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a. I saw a similar movie to Jim where all the people die.

b. I saw a similar movie to Jim with all the people dying.

Do both the above mean that the movie I saw and the movie Jim saw had people dying? Or mine was a similar movie, except all the people died in mine?

If they have the former meaning, do these change it to the latter meaning?

a. I'm trying to think of a similar movie, but where all the people die.

b. I'm trying to think of a simlar movie, but with all the people dying.

If they are OK, what does but join? (Doesn't it need to join two relative clauses in the first and two prepositional phrases in the second?)

Thanks
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Hi,

a. I saw a similar movie to Jim where all the people die.

b. I saw a similar movie to Jim with all the people dying.

Do both the above mean that the movie I saw and the movie Jim saw had people dying? Or mine was a similar movie, except all the people died in mine? Both sentences seem ambiguous to me. If I really wanted clarification, I'd question you about your meaning.



If they have the former meaning, do these change it to the latter meaning?

a. I'm trying to think of a similar movie, but where all the people die.

b. I'm trying to think of a simlar movie, but with all the people dying.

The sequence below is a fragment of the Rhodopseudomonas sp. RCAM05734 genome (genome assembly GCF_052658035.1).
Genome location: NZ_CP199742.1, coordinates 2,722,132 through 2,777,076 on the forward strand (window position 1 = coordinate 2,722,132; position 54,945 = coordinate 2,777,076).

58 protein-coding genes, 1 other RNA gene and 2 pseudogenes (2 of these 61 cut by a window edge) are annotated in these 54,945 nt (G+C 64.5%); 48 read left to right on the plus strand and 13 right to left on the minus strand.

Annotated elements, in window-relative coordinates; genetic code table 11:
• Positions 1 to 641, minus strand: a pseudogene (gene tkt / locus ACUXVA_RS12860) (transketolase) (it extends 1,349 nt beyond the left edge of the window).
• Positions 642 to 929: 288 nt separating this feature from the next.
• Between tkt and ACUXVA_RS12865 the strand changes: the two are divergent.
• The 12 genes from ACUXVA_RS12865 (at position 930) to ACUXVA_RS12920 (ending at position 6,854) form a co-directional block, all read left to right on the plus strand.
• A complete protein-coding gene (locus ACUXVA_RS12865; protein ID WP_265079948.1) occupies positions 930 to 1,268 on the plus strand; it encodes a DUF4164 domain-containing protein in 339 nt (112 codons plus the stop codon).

Yes, these are clear. You saw a movie in which all the people didn't die. Now you are trying to think of a simiilar movie with the addendum that everybody dies.

If they are OK, what does but join? (Doesn't it need to join two relative clauses in the first and two prepositional phrases in the second?) Here's how I see it.

a. I'm trying to think of a similar movie, but of a movie where all the people die.

b. I'm trying to think of a simlar movie, but of a movie with all the people dying.

Clive
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[Y] Great answer, Clive. Thanks.
Clive
Here's how I see it.

a. I'm trying to think of a similar movie, but of a movie where all the people die.

b. I'm trying to think of a simlar movie, but of a movie with all the people dying.


I have another question regarding the joining of sentence parts:

I walked home and ran--this can be seen as a reduction of I walked home, and I ran, where 'and' joins two main clauses.

Could you say 'but' is joining two clauses in the sentence I have quoted in this post? Or is it just joining two prepositional phrases? If so, what makes this conjunction join only part of the clause, and not the whole clause?

Thanks
Hi,

Clive



Here's how I see it.

a. I'm trying to think of a similar movie, but of a movie where all the people die.

b. I'm trying to think of a simlar movie, but of a movie with all the people dying.



I have another question regarding the joining of sentence parts:

I walked home and ran--this can be seen as a reduction of I walked home, and I ran, where 'and' joins two main clauses. What doe this mean? Does it mean that you walked some of the distance, and ran some of it?

Could you say 'but' is joining two clauses in the sentence I have quoted in this post?

Or is it just joining two prepositional phrases? That's what I'd say.

If so, what makes this conjunction join only part of the clause, and not the whole clause?

A conjunction by definition connects clauses or words in the same clause.

Clive
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